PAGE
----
CHICAGO -- A drug company sued by the widow of a Chicago man, who killed himself after taking the generic form of the antidepressant Paxil, argues that the widow has launched a “frivolous," “topsy-turvy” and "unprecedented" effort to have a Chicago federal district judge override the U.S. Supreme Court and restore a $3 million verdict.
“A final judgment means what the term implies: the case is over. This court should not second-guess the Supreme Court’s conclusion,” pharmaceutical company GlaxoSmithKline said in U.S. District Court Northern District of Illinois.
Wendy Dolin’s husband killed himself in 2010. Dolin alleged he was taking paroxetine, the generic version of GSK’s antidepressant Paxil. She sued GSK, alleging the drug’s label, which is identical for both Paxil and paroxetine and was written by GSK, did not adequately warn users that the drug could increase the risk of suicide.
Andrew Bayman | King & Spalding
The company has maintained it repeatedly tried to persuade the U.S. Food and Drug Administration to let it upgrade the suicide warnings on the label, but the FDA refused. Dolin countered GSK should have tried harder. A jury agreed with Dolin, handing her a $3 million verdict.
On appeal, GSK was found to have no ultimate control over labels. As a result, the U.S. Court of Appeals for the Seventh Circuit threw out the verdict. In December, Dolin asked the U.S. Supreme Court to take her appeal in view of the high court’s recent holding in a similar case, Merck v. Albrecht, that concerned suits against drugmakers over labels. The court declined, without comment, May 28.
On June 27, Dolin asked Northern District of Illinois Judge William Hart, who presided over the trial at which the $3 million verdict was awarded, to reinstate the verdict. Dolin argued district courts are empowered by court rules to “reexamine a judgment in light of an intervening change of law and to vacate judgments when appropriate.”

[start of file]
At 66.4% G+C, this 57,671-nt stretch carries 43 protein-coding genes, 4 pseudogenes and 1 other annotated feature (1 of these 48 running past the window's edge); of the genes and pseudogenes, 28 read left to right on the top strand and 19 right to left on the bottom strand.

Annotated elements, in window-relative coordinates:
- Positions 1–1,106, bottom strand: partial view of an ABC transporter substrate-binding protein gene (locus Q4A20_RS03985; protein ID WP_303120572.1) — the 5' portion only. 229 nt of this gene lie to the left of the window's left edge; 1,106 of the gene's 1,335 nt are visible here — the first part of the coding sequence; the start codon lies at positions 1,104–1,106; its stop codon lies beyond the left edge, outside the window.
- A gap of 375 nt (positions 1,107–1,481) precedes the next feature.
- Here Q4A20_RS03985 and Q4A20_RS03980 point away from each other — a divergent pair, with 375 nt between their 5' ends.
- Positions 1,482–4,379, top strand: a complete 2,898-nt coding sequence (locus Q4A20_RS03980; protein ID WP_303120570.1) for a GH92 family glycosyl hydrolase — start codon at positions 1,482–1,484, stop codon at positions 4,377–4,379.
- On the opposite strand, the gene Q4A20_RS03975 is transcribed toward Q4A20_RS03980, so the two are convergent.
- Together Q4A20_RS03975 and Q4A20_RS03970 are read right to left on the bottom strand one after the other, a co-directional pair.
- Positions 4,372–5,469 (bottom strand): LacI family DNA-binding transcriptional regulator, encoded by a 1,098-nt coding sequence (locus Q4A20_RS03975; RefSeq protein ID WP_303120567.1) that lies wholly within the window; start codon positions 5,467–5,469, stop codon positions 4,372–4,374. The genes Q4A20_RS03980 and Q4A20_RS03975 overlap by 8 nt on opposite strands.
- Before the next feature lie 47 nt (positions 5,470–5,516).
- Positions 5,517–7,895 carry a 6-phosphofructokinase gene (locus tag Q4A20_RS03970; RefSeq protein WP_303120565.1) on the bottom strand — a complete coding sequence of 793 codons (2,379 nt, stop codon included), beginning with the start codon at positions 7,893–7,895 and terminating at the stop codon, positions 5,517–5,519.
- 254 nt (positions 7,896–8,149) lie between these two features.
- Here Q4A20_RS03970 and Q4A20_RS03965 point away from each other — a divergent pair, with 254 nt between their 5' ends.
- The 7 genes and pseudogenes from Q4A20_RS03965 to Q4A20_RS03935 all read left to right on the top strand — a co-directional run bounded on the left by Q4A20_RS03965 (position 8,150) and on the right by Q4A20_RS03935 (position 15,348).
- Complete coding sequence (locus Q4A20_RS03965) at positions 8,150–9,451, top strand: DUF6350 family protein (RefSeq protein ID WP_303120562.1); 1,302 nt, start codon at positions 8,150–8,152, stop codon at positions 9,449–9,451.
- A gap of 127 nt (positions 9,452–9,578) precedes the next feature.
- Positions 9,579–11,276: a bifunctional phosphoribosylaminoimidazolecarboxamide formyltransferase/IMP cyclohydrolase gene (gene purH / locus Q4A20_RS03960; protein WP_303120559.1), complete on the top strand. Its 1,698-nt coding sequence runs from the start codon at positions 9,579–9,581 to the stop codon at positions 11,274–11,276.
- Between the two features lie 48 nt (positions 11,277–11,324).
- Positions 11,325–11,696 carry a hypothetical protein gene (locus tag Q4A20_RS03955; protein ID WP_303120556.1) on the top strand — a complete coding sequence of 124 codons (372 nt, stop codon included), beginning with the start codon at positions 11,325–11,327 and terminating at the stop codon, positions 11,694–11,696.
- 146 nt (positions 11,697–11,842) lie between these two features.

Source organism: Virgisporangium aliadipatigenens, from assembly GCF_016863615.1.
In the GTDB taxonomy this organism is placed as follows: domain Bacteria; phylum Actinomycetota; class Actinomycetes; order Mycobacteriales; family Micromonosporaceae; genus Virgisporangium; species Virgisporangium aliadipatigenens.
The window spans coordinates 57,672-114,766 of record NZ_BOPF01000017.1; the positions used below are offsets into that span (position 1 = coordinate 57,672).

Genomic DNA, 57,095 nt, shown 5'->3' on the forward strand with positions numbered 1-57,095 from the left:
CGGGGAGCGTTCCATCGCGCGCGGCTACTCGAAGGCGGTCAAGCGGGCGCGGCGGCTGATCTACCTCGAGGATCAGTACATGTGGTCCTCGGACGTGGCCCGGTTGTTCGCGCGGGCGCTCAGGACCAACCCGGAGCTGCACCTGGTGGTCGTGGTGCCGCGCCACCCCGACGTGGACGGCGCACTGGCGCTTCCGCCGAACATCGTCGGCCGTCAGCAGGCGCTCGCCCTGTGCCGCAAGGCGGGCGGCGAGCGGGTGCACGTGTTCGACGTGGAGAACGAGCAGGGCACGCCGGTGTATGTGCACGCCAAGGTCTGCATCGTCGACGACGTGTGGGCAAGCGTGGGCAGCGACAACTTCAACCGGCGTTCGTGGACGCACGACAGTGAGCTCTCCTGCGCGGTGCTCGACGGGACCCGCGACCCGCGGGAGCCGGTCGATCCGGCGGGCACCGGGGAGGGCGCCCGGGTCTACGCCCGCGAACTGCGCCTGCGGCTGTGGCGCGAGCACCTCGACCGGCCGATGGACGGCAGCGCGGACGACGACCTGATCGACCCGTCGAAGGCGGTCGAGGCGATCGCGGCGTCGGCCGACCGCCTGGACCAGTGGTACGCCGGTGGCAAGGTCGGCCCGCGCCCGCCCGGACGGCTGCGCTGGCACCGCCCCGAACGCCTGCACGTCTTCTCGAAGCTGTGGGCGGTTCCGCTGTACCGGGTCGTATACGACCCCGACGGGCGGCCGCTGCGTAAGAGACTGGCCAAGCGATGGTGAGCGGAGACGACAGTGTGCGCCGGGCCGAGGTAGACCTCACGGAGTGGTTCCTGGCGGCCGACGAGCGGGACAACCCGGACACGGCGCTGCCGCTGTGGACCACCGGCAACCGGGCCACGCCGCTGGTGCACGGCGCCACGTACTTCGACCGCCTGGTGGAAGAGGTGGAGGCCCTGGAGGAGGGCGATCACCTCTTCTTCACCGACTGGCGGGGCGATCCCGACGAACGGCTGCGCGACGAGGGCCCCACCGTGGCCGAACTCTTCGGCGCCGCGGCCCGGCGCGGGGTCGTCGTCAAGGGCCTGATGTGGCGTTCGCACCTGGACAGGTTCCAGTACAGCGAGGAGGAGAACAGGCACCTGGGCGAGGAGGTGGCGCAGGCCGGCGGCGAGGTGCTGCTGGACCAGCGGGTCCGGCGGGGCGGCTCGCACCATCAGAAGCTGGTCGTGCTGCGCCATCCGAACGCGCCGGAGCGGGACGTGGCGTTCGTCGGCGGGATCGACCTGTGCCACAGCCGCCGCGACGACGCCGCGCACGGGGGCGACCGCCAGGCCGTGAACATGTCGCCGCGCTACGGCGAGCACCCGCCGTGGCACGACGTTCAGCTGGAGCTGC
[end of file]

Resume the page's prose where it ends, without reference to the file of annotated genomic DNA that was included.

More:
GSK filed arguments July 8, criticizing Dolin’s move.
“[The] plaintiff’s motion asserts frivolous arguments that this court could adopt only by defying the Supreme Court and the Seventh Circuit. It is so devoid of colorable legal arguments as to warrant the award to GSK of reasonable fees and costs in opposing it,” GSK argued.
The company pointed out the Supreme Court rejected Dolin’s petition, which GSK found “ highly notable,” because either the high court did not believe it was probable that Albrecht would affect Dolin, or "equities" weighed against disturbing the appellate panel's ruling to toss the verdict.
“The Supreme Court is not only the final word in the federal judiciary; it is plainly the best positioned to assess how its own newly issued decision affects other judgments," GSK argued. " If that court saw no basis for granting, vacating, and remanding Dolin in light of Albrecht, it would be grossly improper for this court to effectively undo that determination.”
GSK warned of possible fallout if Dolin gets her way.
“[The] plaintiff’s approach would open up a limitless exception to the finality of judgments and the stability of the rule of law," GSK said. "Doing so would allow potentially thousands of plaintiffs in cases like Dolin’s to vacate judgments that could be anywhere from months to decades old. Potentially thousands of defendants could likewise reopen judgments against them and dissolve any monetary or equitable constraints they faced.
“Finality would be replaced with endless re-litigation, compromising the stability of the legal system. This topsy-turvy approach is at odds with the bedrock notion that district courts cannot overrule appellate decisions.”
Dolin is represented by attorneys with Baum, Hedlund, Aristei & Goldman of Los Angeles, and Rapoport Law Offices of Chicago.
GSK is represented by attorney Andrew Bayman and others with the firm of King & Spalding, of Atlanta, and the firms of Dentons US LLP and Husch Blackwell LLP, both of Chicago; Phillips Lytle LLP, of Buffalo; and Troutman Sanders LLP, of Atlanta.